ChatGPT quickly became a global phenomenon after its November launch, and rival companies including Google are racing to release their own versions of AI-powered chatbots.

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The topic of AI platforms and how schools should respond drew hundreds of educators to conference rooms at the Future of Education Technology Conference in New Orleans last month, where Texas math teacher Heather Brantley gave an enthusiastic talk on the “Magic of Writing with AI for all Subjects.”

Brantley said she was amazed at ChatGPT’s ability to make her sixth grade math lessons more creative and applicable to everyday life.

“I’m using ChatGPT to enhance all my lessons,” she said in an interview. The platform is blocked for students but open to teachers at her school, White Oak Intermediate. “Take any lesson you’re doing and say, ‘Give me a real-world example,’ and you’ll get examples from today — not 20 years ago when the textbooks we’re using were written.”

For a lesson about slope, the chatbot suggested students build ramps out of cardboard and other items found in a classroom, then measure the slope. For teaching about surface area, the chatbot noted that sixth graders would see how the concept applies to real life when wrapping gifts or building a cardboard box, said Brantley.

She is urging districts to train staff to use the AI platform to stimulate student creativity and problem solving skills. “We have an opportunity to guide our students with the next big thing that will be part of their entire lives. Let’s not block it and shut them out.”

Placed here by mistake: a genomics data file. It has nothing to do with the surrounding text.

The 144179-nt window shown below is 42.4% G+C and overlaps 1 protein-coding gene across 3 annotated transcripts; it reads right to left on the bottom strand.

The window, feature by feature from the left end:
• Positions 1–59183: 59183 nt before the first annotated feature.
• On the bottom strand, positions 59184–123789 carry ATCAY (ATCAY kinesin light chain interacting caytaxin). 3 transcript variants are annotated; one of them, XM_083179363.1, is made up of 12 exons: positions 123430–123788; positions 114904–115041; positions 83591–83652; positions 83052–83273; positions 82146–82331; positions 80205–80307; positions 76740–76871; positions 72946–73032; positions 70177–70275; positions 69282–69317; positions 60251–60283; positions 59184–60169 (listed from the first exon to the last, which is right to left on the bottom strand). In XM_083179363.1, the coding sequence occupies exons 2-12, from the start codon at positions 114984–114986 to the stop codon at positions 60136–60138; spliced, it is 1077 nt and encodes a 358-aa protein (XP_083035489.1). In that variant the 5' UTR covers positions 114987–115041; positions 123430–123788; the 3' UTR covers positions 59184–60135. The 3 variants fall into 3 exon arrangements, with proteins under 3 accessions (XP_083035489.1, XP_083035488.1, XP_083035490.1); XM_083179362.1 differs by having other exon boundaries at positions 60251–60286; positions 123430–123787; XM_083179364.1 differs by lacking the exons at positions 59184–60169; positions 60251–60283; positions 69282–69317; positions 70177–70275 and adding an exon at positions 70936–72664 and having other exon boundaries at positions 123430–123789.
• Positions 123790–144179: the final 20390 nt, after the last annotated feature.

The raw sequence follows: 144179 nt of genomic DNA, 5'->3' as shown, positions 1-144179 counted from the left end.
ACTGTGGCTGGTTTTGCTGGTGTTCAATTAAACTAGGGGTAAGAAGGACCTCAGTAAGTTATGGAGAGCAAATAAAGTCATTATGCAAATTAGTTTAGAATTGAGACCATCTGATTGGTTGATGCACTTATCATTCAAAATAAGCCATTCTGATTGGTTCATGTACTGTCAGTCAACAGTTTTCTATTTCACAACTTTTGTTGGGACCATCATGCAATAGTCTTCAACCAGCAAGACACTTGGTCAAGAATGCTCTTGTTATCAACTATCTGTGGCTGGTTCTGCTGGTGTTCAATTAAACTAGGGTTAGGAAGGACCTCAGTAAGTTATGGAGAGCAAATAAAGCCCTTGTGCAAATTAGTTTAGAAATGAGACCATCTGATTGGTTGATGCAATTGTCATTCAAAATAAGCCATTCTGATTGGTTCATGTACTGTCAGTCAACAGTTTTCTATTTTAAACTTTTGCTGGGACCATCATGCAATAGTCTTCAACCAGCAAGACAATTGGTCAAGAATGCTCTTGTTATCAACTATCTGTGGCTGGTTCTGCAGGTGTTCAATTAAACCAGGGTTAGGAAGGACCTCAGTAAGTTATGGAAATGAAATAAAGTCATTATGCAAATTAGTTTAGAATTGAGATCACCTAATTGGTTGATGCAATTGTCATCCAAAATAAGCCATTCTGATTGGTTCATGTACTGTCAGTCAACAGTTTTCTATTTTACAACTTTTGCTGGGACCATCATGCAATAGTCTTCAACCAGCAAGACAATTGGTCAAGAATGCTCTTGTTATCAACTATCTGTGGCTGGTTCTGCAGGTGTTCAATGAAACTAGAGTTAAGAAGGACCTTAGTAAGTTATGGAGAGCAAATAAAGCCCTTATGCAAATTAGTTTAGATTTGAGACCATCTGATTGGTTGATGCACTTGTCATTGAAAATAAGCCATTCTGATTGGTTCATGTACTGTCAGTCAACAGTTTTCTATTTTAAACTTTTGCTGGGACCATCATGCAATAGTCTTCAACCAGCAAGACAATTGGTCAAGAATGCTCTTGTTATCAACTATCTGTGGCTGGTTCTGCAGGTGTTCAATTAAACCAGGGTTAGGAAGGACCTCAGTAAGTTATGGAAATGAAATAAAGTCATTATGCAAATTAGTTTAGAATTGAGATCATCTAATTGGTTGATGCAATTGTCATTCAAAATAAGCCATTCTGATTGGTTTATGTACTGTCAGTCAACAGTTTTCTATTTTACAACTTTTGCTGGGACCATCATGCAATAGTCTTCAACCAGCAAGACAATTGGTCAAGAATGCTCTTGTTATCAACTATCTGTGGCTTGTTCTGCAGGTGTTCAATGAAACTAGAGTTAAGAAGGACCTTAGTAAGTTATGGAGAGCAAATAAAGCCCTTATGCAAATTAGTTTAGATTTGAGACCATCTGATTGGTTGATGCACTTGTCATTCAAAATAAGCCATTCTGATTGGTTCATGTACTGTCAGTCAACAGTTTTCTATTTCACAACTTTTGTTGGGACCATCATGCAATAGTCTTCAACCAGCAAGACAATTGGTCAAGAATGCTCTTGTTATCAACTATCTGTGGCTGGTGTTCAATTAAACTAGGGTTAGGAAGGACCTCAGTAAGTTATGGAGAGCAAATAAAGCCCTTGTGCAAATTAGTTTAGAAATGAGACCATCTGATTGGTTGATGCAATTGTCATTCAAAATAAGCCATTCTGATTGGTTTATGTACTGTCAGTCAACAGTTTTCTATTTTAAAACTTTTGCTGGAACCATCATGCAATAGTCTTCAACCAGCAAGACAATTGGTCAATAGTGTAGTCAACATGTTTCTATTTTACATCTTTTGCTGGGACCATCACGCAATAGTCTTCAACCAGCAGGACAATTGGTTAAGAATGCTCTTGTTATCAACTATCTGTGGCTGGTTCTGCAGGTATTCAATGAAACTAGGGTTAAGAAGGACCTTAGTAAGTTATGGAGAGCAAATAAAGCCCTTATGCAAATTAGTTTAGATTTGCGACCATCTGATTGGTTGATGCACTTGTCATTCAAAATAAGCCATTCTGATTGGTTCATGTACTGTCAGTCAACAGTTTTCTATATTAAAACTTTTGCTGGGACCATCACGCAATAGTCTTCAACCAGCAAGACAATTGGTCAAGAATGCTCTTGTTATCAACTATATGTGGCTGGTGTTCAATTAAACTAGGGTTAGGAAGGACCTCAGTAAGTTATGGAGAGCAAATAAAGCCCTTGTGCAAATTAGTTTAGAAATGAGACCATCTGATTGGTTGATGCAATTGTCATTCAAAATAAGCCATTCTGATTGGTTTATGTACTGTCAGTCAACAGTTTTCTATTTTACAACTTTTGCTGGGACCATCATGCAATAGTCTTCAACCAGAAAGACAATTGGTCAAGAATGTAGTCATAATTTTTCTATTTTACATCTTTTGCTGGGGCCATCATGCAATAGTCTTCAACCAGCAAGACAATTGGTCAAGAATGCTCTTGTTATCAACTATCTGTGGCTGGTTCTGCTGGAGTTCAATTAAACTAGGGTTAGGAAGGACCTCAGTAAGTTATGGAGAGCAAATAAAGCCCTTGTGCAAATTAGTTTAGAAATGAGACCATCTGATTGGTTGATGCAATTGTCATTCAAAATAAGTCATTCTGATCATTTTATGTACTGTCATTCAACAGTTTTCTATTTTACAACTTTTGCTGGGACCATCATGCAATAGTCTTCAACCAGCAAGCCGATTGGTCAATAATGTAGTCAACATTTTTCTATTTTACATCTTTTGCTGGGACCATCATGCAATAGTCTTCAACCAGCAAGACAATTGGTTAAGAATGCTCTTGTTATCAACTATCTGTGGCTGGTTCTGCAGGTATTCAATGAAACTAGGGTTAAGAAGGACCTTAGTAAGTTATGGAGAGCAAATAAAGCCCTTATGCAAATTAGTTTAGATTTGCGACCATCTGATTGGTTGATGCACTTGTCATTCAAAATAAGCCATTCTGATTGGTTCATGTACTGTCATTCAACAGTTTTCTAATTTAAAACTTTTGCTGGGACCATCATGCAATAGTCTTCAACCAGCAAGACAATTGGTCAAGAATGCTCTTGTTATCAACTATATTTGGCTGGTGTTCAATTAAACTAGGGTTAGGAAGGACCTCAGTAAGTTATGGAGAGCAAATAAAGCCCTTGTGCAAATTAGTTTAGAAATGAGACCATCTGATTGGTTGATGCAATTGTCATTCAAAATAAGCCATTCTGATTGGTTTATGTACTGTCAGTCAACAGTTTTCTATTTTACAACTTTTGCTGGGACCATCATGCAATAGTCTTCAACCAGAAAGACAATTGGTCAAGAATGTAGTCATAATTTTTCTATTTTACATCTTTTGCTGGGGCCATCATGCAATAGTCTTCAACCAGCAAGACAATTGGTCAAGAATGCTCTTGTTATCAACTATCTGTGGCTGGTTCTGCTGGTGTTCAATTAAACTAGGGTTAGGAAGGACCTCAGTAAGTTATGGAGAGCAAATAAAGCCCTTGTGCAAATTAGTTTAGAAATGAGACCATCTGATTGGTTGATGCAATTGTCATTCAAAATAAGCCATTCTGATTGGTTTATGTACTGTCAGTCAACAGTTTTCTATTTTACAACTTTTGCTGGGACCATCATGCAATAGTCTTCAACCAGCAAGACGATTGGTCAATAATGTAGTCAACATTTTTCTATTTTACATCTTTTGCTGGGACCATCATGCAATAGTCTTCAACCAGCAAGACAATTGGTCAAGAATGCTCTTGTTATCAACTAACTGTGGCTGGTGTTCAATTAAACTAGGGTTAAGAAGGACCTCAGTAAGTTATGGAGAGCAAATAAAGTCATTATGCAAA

Students in Piercey’s class said the novelty of working with a chatbot makes learning fun.

After a few rounds of “Find the Bot,” Piercey asked his class what skills it helped them hone. Hands shot up. “How to properly summarize and correctly capitalize words and use commas,” said one student. A lively discussion ensued on the importance of developing a writing voice and how some of the chatbot’s sentences lacked flair or sounded stilted.

Trevor James Medley, 11, felt that sentences written by students “have a little more feeling. More backbone. More flavor.”

Next, the class turned to playwriting, or as the worksheet handed out by Piercey called it: “Pl-ai Writing.” The students broke into groups and wrote down (using pencils and paper) the characters of a short play with three scenes to unfold in a plot that included a problem that needs to get solved.

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Piercey fed details from worksheets into the ChatGPT site, along with instructions to set the scenes inside a fifth grade classroom and to add a surprise ending. Line by line, it generated fully formed scripts, which the students edited, briefly rehearsed and then performed.

One was about a class computer that escapes, with students going on a hunt to find it. The play’s creators giggled over unexpected plot twists that the chatbot introduced, including sending the students on a time travel adventure.

“First of all, I was impressed,” said Olivia Laksi, 10, one of the protagonists. She liked how the chatbot came up with creative ideas. But she also liked how Piercey urged them to revise any phrases or stage directions they didn’t like. “It’s helpful in the sense that it gives you a starting point. It’s a good idea generator.”

She and classmate Katherine McCormick, 10, said they can see the pros and cons of working with chatbots. They can help students navigate writer’s block and help those who have trouble articulating their thoughts on paper. And there is no limit to the creativity it can add to classwork.

The fifth graders seemed unaware of the hype or controversy surrounding ChatGPT. For these children, who will grow up as the world’s first native AI users, their approach is simple: Use it for suggestions, but do your own work.

“You shouldn’t take advantage of it,” McCormick says. “You’re not learning anything if you type in what you want, and then it gives you the answer.”

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Associated Press writer Sharon Lurye contributed to this report from New Orleans.

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The Associated Press education team receives support from the Carnegie Corporation of New York. The AP is solely responsible for all content.